“It’s not fair!” That’s a common refrain anyone with kids is familiar with. From the time they learn to talk, kids begin protesting the innumerable injustices of everyday life — slices of cake that aren’t quite big enough, bedtimes that are earlier than their siblings’, play times cut short by unexpected weather.
And that obsession with fairness stays with us throughout our lives. It helps shape our relationships and personal values — along with our government, social systems, and national identity. So where does this fundamental drive toward fairness come from? How do we define what’s fair — and who gets to decide?
On this episode, we explore fairness, and how we learn to understand it. We hear stories about how algorithms are redefining what counts as fair — and why critics say they’re doing the opposite; the neuroscience behind why we care so much about what’s fair and what isn’t; and the complicated fight to distribute donated organs in a more equitable way.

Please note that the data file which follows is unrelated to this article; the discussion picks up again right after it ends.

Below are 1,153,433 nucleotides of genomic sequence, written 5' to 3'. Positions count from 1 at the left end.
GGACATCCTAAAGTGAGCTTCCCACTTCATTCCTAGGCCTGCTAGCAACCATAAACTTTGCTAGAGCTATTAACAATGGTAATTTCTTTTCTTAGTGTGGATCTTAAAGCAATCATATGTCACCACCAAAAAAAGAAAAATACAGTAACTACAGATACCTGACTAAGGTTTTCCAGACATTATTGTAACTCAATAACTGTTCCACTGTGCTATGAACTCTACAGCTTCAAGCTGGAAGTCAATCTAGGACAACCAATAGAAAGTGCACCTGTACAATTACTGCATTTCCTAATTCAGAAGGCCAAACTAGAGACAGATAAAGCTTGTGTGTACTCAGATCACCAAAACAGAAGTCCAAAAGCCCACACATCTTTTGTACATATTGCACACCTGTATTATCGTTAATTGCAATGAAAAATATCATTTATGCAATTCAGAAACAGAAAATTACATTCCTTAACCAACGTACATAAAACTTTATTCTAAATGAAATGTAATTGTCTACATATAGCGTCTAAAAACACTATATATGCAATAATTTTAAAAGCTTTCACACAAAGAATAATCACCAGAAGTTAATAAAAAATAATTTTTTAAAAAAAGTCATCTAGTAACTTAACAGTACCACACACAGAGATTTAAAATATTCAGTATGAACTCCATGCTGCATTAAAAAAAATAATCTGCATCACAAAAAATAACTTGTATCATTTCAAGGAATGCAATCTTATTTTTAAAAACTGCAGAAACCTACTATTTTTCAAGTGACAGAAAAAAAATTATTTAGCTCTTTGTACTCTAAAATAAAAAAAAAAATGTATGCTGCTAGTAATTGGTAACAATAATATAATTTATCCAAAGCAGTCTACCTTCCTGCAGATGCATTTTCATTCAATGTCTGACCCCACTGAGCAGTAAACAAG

Also heard on this week’s episode:
People with chronic conditions often have to pay out of pocket for medications that keep them alive and well. Dan Gorenstein from the health policy podcast “Tradeoffs” joins us to discuss efforts and ideas to bring more fairness to the insurance system.
More than 100,000 Americans are on a waiting list for life-saving organ transplants that only a fraction will receive. Art Caplan, founding head of the division of medical ethics at New York University’s School of Medicine, explains how the organ distribution system works, and how it could be improved. We also hear from two people who are currently waiting for transplants. If you want to learn more about becoming an organ donor, visit www.donors1.org.
We talk to one of the creators of the MIT website Moral Machine, which seeks human input on questions of fairness in artificial intelligence.